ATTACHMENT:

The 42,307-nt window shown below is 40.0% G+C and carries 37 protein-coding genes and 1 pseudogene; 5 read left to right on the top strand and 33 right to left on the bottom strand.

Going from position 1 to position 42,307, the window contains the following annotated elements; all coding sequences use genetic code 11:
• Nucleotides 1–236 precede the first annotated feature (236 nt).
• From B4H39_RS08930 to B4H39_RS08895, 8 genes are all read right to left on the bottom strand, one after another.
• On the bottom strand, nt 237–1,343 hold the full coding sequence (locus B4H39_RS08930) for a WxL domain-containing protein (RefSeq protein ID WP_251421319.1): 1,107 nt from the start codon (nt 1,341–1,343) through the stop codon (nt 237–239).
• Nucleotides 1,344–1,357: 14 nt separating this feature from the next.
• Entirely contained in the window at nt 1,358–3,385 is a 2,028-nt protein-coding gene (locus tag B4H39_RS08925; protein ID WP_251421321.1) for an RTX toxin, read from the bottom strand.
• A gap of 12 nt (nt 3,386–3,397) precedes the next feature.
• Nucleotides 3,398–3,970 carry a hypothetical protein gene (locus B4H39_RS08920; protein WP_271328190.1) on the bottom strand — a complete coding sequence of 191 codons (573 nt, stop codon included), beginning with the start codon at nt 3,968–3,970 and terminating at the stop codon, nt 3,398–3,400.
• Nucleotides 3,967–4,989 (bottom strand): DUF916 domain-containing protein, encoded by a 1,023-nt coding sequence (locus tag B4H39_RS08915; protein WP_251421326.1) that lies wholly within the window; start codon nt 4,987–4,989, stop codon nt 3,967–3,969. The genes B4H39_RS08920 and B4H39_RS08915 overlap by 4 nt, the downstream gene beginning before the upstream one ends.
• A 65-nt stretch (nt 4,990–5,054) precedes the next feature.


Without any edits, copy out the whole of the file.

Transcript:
The 42,307-nt window shown below is 40.0% G+C and carries 37 protein-coding genes and 1 pseudogene; 5 read left to right on the top strand and 33 right to left on the bottom strand.

Going from position 1 to position 42,307, the window contains the following annotated elements; all coding sequences use genetic code 11:
• Nucleotides 1–236 precede the first annotated feature (236 nt).
• From B4H39_RS08930 to B4H39_RS08895, 8 genes are all read right to left on the bottom strand, one after another.
• On the bottom strand, nt 237–1,343 hold the full coding sequence (locus B4H39_RS08930) for a WxL domain-containing protein (RefSeq protein ID WP_251421319.1): 1,107 nt from the start codon (nt 1,341–1,343) through the stop codon (nt 237–239).
• Nucleotides 1,344–1,357: 14 nt separating this feature from the next.
• Entirely contained in the window at nt 1,358–3,385 is a 2,028-nt protein-coding gene (locus tag B4H39_RS08925; protein ID WP_251421321.1) for an RTX toxin, read from the bottom strand.
• A gap of 12 nt (nt 3,386–3,397) precedes the next feature.
• Nucleotides 3,398–3,970 carry a hypothetical protein gene (locus B4H39_RS08920; protein WP_271328190.1) on the bottom strand — a complete coding sequence of 191 codons (573 nt, stop codon included), beginning with the start codon at nt 3,968–3,970 and terminating at the stop codon, nt 3,398–3,400.
• Nucleotides 3,967–4,989 (bottom strand): DUF916 domain-containing protein, encoded by a 1,023-nt coding sequence (locus tag B4H39_RS08915; protein WP_251421326.1) that lies wholly within the window; start codon nt 4,987–4,989, stop codon nt 3,967–3,969. The genes B4H39_RS08920 and B4H39_RS08915 overlap by 4 nt, the downstream gene beginning before the upstream one ends.
• A 65-nt stretch (nt 4,990–5,054) precedes the next feature.